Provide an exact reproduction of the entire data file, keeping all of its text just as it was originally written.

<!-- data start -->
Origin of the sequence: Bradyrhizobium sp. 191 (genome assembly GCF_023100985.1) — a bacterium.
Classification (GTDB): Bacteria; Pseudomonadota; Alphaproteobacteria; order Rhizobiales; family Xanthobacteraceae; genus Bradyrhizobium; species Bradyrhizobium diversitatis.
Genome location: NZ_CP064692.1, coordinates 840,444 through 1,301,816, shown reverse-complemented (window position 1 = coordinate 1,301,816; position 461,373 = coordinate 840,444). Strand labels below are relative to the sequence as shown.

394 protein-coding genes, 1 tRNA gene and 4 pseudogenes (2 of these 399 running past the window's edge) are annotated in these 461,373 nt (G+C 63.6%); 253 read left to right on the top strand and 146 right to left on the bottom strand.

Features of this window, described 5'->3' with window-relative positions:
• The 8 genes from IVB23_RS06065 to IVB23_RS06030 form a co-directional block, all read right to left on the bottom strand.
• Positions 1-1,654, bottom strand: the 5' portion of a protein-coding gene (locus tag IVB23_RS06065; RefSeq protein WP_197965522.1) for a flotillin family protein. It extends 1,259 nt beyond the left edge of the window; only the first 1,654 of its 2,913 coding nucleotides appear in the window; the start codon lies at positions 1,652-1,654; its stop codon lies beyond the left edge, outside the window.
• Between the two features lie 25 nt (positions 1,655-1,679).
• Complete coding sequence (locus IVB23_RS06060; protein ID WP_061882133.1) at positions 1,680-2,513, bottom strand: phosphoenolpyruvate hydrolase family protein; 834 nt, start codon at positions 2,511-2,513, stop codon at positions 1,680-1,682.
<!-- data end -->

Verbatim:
Origin of the sequence: Bradyrhizobium sp. 191 (genome assembly GCF_023100985.1) — a bacterium.
Classification (GTDB): Bacteria; Pseudomonadota; Alphaproteobacteria; order Rhizobiales; family Xanthobacteraceae; genus Bradyrhizobium; species Bradyrhizobium diversitatis.
Genome location: NZ_CP064692.1, coordinates 840,444 through 1,301,816, shown reverse-complemented (window position 1 = coordinate 1,301,816; position 461,373 = coordinate 840,444). Strand labels below are relative to the sequence as shown.

394 protein-coding genes, 1 tRNA gene and 4 pseudogenes (2 of these 399 running past the window's edge) are annotated in these 461,373 nt (G+C 63.6%); 253 read left to right on the top strand and 146 right to left on the bottom strand.

Features of this window, described 5'->3' with window-relative positions:
• The 8 genes from IVB23_RS06065 to IVB23_RS06030 form a co-directional block, all read right to left on the bottom strand.
• Positions 1-1,654, bottom strand: the 5' portion of a protein-coding gene (locus tag IVB23_RS06065; RefSeq protein WP_197965522.1) for a flotillin family protein. It extends 1,259 nt beyond the left edge of the window; only the first 1,654 of its 2,913 coding nucleotides appear in the window; the start codon lies at positions 1,652-1,654; its stop codon lies beyond the left edge, outside the window.
• Between the two features lie 25 nt (positions 1,655-1,679).
• Complete coding sequence (locus IVB23_RS06060; protein ID WP_061882133.1) at positions 1,680-2,513, bottom strand: phosphoenolpyruvate hydrolase family protein; 834 nt, start codon at positions 2,511-2,513, stop codon at positions 1,680-1,682.